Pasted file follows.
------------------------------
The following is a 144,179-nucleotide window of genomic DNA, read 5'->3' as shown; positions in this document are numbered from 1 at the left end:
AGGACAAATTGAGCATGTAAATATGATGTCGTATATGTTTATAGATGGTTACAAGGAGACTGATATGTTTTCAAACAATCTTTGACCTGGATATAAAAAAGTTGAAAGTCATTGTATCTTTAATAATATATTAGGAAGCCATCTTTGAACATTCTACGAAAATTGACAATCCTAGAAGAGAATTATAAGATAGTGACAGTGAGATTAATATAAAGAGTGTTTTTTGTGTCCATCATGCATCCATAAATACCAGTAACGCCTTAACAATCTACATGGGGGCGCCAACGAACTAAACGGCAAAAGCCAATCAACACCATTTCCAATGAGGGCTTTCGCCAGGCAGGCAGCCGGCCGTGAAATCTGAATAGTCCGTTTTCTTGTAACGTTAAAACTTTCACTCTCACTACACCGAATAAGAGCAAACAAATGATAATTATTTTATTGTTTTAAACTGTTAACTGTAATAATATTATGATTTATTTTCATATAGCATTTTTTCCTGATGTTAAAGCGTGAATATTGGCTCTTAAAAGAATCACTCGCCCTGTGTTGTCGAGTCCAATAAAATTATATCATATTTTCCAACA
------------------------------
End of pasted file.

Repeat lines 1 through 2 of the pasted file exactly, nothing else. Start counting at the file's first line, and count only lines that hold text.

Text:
The following is a 144,179-nucleotide window of genomic DNA, read 5'->3' as shown; positions in this document are numbered from 1 at the left end:
AGGACAAATTGAGCATGTAAATATGATGTCGTATATGTTTATAGATGGTTACAAGGAGACTGATATGTTTTCAAACAATCTTTGACCTGGATATAAAAAAGTTGAAAGTCATTGTATCTTTAATAATATATTAGGAAGCCATCTTTGAACATTCTACGAAAATTGACAATCCTAGAAGAGAATTATAAGATAGTGACAGTGAGATTAATATAAAGAGTGTTTTTTGTGTCCATCATGCATCCATAAATACCAGTAACGCCTTAACAATCTACATGGGGGCGCCAACGAACTAAACGGCAAAAGCCAATCAACACCATTTCCAATGAGGGCTTTCGCCAGGCAGGCAGCCGGCCGTGAAATCTGAATAGTCCGTTTTCTTGTAACGTTAAAACTTTCACTCTCACTACACCGAATAAGAGCAAACAAATGATAATTATTTTATTGTTTTAAACTGTTAACTGTAATAATATTATGATTTATTTTCATATAGCATTTTTTCCTGATGTTAAAGCGTGAATATTGGCTCTTAAAAGAATCACTCGCCCTGTGTTGTCGAGTCCAATAAAATTATATCATATTTTCCAACA